Could Android apps finally make Windows tablets a thing?

Let me start by clarifying the headline: I know Windows tablets exist. I’m one of the rare nerds who’s been using 2-in-1 PCs as my primary device for over a decade. I’ve been on the tablet train before the Microsoft Surface even existed, back when 2-in-1’s were just called tablet PCs.

And yet, after all this time, tablet PCs have never been great at being, you know, tablets. Usually, it’s not been for the lack of decent hardware — manufacturers have been able to put out devices with good designs and nearly iPad-matching performance. Instead, it’s the dearth of software that makes it hard to use a Windows tablet to its fullest potential.

And then Microsoft announced it would be bringing Android apps to Windows, suddenly opening up a myriad of possibilities for touch-friendly Windows devices. Amazon’s App Store, used for its Fire tablets, would be available within the Microsoft Store, while Intel would be assisting with the backend technology.

Earlier this week, Microsoft revealed this technology would be rolling out in a public preview starting next month, although it’s been under testing via the Windows Insider Program for months now.

This reveal was further bolstered by Google’s announcement that it would bring Android games to Windows (via a ‘Google Play Games’ app), although it is apparently doing so without Microsoft’s help. And app stores aside, the Windows Subsystem for Android — the bit of software that runs all these Android apps — has opened up the door for users to sideload a myriad of apps that might not officially be available on Windows yet.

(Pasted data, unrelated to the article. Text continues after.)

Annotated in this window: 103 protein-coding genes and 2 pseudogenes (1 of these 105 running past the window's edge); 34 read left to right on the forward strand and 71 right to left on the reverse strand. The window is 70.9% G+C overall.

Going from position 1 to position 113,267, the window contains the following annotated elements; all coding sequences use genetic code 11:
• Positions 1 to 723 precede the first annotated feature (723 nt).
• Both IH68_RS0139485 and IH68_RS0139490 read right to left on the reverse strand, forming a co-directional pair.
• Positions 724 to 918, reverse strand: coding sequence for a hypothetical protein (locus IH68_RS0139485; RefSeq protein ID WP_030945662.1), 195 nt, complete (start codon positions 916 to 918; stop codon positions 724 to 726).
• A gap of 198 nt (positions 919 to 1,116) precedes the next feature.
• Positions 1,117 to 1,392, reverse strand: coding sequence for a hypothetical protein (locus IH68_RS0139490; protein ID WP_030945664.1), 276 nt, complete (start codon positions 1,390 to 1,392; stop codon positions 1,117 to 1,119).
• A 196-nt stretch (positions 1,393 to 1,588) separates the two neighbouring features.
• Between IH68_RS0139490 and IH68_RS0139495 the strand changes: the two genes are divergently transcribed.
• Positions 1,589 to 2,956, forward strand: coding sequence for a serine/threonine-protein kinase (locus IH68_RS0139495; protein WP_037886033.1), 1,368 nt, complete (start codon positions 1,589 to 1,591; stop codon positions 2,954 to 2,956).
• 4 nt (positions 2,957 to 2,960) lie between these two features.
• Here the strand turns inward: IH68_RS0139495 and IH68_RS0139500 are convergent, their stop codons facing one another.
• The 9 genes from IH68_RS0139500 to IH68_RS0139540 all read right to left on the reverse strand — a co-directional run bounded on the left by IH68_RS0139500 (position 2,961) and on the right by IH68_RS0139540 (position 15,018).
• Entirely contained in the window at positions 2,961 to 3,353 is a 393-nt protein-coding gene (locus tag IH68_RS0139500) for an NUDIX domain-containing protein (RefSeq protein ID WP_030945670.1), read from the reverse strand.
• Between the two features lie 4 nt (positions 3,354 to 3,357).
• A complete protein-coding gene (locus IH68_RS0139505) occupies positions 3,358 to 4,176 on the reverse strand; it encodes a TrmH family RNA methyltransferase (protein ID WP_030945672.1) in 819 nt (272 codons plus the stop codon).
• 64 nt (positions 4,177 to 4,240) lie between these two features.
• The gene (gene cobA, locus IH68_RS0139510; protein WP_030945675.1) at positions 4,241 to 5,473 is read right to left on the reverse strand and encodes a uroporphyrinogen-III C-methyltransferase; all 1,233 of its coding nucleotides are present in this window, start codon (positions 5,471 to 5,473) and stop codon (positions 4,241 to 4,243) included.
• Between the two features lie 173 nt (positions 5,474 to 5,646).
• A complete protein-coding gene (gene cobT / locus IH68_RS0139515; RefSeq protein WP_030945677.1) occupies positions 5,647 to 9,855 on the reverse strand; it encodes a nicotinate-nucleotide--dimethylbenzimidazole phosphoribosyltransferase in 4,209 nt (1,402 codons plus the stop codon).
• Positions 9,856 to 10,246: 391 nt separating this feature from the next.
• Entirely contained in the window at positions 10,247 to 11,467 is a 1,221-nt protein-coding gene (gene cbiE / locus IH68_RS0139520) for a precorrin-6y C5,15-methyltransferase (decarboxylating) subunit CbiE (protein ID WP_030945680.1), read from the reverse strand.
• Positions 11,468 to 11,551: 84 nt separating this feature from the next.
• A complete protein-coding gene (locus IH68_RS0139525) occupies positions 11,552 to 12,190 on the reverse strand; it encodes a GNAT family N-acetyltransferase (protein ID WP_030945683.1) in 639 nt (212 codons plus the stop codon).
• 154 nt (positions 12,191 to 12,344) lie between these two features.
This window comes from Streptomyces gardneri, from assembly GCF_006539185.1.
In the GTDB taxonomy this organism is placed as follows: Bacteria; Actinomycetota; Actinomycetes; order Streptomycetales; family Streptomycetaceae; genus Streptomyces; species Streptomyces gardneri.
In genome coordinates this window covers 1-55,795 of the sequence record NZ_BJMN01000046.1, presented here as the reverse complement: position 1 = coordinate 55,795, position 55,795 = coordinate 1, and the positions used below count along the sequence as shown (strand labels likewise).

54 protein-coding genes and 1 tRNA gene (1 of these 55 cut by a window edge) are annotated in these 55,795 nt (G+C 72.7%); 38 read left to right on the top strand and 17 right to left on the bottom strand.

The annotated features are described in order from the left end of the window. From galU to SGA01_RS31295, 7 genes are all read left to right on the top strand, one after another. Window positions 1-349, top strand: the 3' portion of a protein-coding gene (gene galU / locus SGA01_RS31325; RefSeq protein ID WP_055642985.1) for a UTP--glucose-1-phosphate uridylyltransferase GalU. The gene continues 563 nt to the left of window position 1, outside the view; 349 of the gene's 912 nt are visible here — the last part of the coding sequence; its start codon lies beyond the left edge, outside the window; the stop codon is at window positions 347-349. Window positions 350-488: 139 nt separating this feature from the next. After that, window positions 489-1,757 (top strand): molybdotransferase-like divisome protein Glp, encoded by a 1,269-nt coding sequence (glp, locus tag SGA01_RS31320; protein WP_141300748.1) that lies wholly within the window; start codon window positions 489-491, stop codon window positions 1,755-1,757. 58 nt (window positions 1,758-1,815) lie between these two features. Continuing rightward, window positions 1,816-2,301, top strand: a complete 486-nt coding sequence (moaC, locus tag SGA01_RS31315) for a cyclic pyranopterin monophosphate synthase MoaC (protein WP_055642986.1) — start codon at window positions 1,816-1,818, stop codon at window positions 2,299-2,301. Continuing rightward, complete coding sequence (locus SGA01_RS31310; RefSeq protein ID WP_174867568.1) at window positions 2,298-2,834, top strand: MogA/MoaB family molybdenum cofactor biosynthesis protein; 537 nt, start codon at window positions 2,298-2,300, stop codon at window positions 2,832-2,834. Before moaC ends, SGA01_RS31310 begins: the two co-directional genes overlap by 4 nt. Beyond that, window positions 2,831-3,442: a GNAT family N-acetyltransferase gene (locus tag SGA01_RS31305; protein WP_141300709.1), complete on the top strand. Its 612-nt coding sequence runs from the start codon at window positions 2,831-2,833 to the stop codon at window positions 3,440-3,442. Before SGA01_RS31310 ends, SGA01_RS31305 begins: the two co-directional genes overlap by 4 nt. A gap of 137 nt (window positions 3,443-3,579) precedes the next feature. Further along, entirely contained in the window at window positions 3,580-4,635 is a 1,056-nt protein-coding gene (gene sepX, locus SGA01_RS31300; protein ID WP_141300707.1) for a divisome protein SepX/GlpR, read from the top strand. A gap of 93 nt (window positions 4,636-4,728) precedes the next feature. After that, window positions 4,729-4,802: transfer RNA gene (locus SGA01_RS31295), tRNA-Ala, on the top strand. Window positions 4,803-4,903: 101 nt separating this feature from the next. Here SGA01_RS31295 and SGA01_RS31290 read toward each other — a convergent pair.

It’s been a long time since I’ve felt like there’s hope for Windows tablets having software that’s properly built for them.

Windows tablets have too few good apps

Don’t get me wrong, I’ve been using Windows tablets all this time for a reason. There are certain conveniences afforded by the form factor — most the ability to handwrite notes and sketch out ideas and diagrams. I have no particular affinity for real pen and paper, but I do like being able to brainstorm and solve problems in the manner best afforded by handwriting. I like being able to grab my device, hold it in my arm and browse the web at a distance that is comfortable for my eyes and back alike.

But I also like having access to full-fledged, can-do-anything PC apps. That’s why I use Windows convertibles rather than an iPad. For most people, owning an iPad means that you also need another device for your ‘real’ work. You can get a whole lot done, but there comes a time when you eventually need to run more traditional PC apps.